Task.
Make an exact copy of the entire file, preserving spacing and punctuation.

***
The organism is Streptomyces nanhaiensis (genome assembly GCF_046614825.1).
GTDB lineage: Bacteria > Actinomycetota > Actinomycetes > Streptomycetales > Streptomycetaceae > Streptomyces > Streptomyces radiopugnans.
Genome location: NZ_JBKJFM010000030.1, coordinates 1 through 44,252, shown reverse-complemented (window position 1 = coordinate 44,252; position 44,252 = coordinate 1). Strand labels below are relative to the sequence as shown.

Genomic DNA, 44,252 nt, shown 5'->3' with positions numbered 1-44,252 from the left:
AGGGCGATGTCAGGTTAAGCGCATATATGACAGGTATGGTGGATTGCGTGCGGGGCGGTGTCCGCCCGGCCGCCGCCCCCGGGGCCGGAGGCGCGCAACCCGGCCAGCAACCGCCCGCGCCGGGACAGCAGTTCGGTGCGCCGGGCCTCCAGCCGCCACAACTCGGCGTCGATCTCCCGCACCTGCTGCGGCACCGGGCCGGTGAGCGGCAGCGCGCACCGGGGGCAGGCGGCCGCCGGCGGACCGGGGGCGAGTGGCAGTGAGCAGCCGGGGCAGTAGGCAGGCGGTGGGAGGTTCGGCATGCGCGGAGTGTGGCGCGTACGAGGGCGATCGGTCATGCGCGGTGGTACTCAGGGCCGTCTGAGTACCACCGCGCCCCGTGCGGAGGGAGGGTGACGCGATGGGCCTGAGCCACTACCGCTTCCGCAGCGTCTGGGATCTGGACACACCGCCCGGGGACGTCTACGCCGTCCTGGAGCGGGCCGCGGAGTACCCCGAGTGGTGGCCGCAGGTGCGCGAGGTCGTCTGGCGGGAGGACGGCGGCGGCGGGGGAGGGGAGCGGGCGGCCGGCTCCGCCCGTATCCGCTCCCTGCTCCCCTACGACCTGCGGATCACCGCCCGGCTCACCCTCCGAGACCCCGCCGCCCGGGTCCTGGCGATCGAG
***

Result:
The organism is Streptomyces nanhaiensis (genome assembly GCF_046614825.1).
GTDB lineage: Bacteria > Actinomycetota > Actinomycetes > Streptomycetales > Streptomycetaceae > Streptomyces > Streptomyces radiopugnans.
Genome location: NZ_JBKJFM010000030.1, coordinates 1 through 44,252, shown reverse-complemented (window position 1 = coordinate 44,252; position 44,252 = coordinate 1). Strand labels below are relative to the sequence as shown.

Genomic DNA, 44,252 nt, shown 5'->3' with positions numbered 1-44,252 from the left:
AGGGCGATGTCAGGTTAAGCGCATATATGACAGGTATGGTGGATTGCGTGCGGGGCGGTGTCCGCCCGGCCGCCGCCCCCGGGGCCGGAGGCGCGCAACCCGGCCAGCAACCGCCCGCGCCGGGACAGCAGTTCGGTGCGCCGGGCCTCCAGCCGCCACAACTCGGCGTCGATCTCCCGCACCTGCTGCGGCACCGGGCCGGTGAGCGGCAGCGCGCACCGGGGGCAGGCGGCCGCCGGCGGACCGGGGGCGAGTGGCAGTGAGCAGCCGGGGCAGTAGGCAGGCGGTGGGAGGTTCGGCATGCGCGGAGTGTGGCGCGTACGAGGGCGATCGGTCATGCGCGGTGGTACTCAGGGCCGTCTGAGTACCACCGCGCCCCGTGCGGAGGGAGGGTGACGCGATGGGCCTGAGCCACTACCGCTTCCGCAGCGTCTGGGATCTGGACACACCGCCCGGGGACGTCTACGCCGTCCTGGAGCGGGCCGCGGAGTACCCCGAGTGGTGGCCGCAGGTGCGCGAGGTCGTCTGGCGGGAGGACGGCGGCGGCGGGGGAGGGGAGCGGGCGGCCGGCTCCGCCCGTATCCGCTCCCTGCTCCCCTACGACCTGCGGATCACCGCCCGGCTCACCCTCCGAGACCCCGCCGCCCGGGTCCTGGCGATCGAG